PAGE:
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# By: Jennifer.  What kind of movement will a magnet produce in a current – carrying wire?

## Presentation on theme: "By: Jennifer.  What kind of movement will a magnet produce in a current – carrying wire?"— Presentation transcript:

By: Jennifer

 What kind of movement will a magnet produce in a current – carrying wire?

 My hypothesis is that the magnet will make the wire jump.

 Size of magnets  Amount of magnets  Type of battery  Length of wire  Length of pencil  Type of pencil  Size and length of duct tape  Length between pencil and magnets  Amount of time that wire touches battery  Surface tested on Constants

 The independent variable in my experiment is how the magnets move the wire. Independent Variable

 The dependent variable in my experiment is the kind of movement the wire makes. Dependent Variable

 2 small disk magnets  1 roll of duct tape (may not use whole roll)  1 18-inch (45-cm) uninsulated 18-gauge wire  1 #2 wooden pencil  1 size D battery  1 adult helper or person older than 15  1 wooden surface

1. Gather materials 2. Cut duct tape so that it is about ½ inch 3. Tape the ends of the wire 4. Set wire aside and get magnets 5. Place magnets on wooden table, leaving about 3/8 inch (1 cm) space between them. Make sure that the opposite poles of the magnets are facing each other (north-south). 6. Tell helper to rip enough tape, then tape magnets to table

7. Grab wire and wrap the ends of the wire around the pencil, creating a loop, and leave about 4 inches (10 cm) at either ends 8. Call helper to rip 2 small pieces of tape and tape the wire to the pencil so that there is 2 inches of space between the loops 9. Place the pencil on the table so that loop is centered between the 2 magnets 10. Command helper to rip small piece of tape and tape pencil to table

11. Get battery and put in on the table at the open end of the wire, just above the duct taped ends 12. Order helper to rip tape so that is big enough to tape to the tape; tape battery to table 13. Have helper simultaneously touch the ends of the wire to the ends of the battery 14. Immediately remove the wire from the battery after a few seconds (10 sec.)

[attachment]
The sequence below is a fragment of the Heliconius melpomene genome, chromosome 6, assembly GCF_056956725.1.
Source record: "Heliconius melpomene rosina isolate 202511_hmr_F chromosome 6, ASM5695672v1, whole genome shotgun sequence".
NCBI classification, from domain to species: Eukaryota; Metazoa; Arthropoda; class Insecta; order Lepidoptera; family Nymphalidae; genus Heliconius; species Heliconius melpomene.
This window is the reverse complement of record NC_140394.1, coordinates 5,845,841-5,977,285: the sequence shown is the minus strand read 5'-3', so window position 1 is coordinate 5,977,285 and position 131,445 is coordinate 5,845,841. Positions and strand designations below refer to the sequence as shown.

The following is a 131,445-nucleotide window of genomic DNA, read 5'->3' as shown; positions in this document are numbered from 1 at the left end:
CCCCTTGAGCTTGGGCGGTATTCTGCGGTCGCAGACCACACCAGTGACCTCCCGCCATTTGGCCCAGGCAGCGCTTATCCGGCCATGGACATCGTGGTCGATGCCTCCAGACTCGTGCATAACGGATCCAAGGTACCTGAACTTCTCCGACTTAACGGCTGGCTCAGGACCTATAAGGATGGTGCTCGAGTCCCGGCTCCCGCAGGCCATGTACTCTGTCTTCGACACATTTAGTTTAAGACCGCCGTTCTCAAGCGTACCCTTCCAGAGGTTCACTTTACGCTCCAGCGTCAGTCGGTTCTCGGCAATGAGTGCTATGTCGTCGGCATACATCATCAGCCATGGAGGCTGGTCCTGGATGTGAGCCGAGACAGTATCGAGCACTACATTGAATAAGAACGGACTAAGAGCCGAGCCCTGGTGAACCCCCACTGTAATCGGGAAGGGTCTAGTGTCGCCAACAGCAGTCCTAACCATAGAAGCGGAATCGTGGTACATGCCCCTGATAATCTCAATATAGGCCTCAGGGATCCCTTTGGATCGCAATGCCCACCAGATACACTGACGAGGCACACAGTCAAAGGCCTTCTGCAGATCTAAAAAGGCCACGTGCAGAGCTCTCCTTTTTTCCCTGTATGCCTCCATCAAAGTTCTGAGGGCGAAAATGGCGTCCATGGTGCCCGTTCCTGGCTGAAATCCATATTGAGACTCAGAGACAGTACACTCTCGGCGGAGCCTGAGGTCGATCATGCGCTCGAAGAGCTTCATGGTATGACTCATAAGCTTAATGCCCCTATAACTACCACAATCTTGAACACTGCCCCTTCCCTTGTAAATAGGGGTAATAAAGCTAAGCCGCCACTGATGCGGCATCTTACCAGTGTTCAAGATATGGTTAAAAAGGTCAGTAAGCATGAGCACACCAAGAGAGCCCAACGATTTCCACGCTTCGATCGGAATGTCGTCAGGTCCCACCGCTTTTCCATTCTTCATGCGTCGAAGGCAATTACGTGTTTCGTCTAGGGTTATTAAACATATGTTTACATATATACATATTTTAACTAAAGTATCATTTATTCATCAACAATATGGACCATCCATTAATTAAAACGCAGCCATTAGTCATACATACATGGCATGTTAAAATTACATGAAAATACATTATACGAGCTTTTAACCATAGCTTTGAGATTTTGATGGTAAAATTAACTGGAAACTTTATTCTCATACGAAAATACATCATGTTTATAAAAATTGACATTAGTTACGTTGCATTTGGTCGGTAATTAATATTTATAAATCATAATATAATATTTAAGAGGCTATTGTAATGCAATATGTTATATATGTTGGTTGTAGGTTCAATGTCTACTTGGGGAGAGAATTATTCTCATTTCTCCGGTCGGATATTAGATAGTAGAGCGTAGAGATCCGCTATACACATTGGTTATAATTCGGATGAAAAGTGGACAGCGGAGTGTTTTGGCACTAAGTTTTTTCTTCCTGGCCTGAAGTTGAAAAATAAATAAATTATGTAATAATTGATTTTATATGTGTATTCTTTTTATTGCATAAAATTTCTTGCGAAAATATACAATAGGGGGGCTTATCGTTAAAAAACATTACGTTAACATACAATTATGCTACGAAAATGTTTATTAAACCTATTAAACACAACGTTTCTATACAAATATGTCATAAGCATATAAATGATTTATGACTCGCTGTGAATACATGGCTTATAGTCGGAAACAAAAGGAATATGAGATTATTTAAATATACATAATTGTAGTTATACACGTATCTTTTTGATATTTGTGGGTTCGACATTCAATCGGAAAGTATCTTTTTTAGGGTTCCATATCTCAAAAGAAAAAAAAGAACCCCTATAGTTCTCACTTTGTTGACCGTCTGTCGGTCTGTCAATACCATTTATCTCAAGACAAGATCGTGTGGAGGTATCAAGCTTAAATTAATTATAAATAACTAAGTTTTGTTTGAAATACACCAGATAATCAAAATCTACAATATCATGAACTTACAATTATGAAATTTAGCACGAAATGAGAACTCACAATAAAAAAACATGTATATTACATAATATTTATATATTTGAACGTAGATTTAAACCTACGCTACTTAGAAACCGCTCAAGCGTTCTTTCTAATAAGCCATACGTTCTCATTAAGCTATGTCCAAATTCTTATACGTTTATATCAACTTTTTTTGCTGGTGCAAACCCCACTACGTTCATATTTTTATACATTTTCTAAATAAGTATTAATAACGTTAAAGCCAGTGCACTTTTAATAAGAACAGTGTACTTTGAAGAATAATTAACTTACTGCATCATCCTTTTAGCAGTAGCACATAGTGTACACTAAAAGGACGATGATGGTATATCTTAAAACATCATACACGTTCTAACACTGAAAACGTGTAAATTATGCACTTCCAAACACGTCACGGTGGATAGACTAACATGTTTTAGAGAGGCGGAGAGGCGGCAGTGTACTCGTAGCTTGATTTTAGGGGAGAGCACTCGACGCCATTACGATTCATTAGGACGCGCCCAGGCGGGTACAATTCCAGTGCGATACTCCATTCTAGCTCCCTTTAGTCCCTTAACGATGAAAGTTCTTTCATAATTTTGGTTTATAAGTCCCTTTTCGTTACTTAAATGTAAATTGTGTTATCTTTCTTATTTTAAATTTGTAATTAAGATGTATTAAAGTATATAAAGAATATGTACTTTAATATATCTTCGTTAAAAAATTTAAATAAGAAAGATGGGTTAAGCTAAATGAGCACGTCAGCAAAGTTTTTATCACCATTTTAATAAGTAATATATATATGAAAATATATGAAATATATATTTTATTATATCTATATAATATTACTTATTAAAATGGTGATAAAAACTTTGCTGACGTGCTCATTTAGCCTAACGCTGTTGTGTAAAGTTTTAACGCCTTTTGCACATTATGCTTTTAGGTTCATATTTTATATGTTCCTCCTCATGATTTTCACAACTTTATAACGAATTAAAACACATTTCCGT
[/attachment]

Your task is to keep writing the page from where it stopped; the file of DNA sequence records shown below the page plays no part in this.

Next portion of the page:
15. The other person’s job is to record what happens when the wire touches the battery 16. Remove the tape from the wire around the pencil and magnets, and remove wire 17. Repeat steps 2-4 with a new wire, steps 7-10 but use battery as guide when placing wire, place magnets 3/8 inch (1 cm) apart on right side of the loop of the wire and tape it down, and repeat steps 13-16 for 2 nd trial 18. Repeat step 16 for 3 rd trial, but place magnets 3/8 inch (1 cm) apart on the left side of loop

Magnets Pencil Battery Wire

Height of 1 st touch (cm) Height of 2 nd touch (cm) Height of 3 rd touch (cm) Average Trial 1 1.71.8 Trial 2 1.61.71.81.7 Trial 3 1.91.71.61.7

IIn my experiment, my first trial’s average jump height was 1.8 cm. My second trial’s average jump height was 1.7 cm. The third trial’s average was, also, 1.7 cm. The first trial’s average had the highest jump height out of all three trials.

What kind of movement will a magnet produce in a current – carrying wire is my question. My hypothesis is that the magnet will cause the current – carrying wire to jump. I thought this because it was the first thing that popped in to my mind while I was thinking about this. Also, I was weighing out my options, and I felt that the movement of jumping had a high likeliness. The reason I chose this project was because I was curious about whether or not the wire would move or not.

I accept my hypothesis for my question; this is because it was proven true. According to my data, in all three of my trials the wire jumped at different heights. The trial that had the highest average jump was my first trial, and my other two trials had the same average. The results I got from my experiment were accurate, also, because I was careful about keeping my constants the same in all three trials and precisely measuring the wire’s jump height.

If I were to perform this experiment again, I would change many different components of the experiment. An example would be the type of wire I would use; in this experiment, I used 18 – gauge copper wire, but I would change that to 15 – gauge aluminum wire. Another possible change to this experiment is the type of battery I would use or the space between the magnets could be changed to 2½ cm. Also, I could use weaker magnets.

To conclude, a current – carrying wire will jump under a magnetic force. Based on the trials I have done and all the data I have gathered, I have been able to succeed at making a wire jump. Also, I have proven my hypothesis correct. Now that I have done this experiment, others may try to attempt this experiment to see if they get similar results, or they could even modify it and experiment with different materials.

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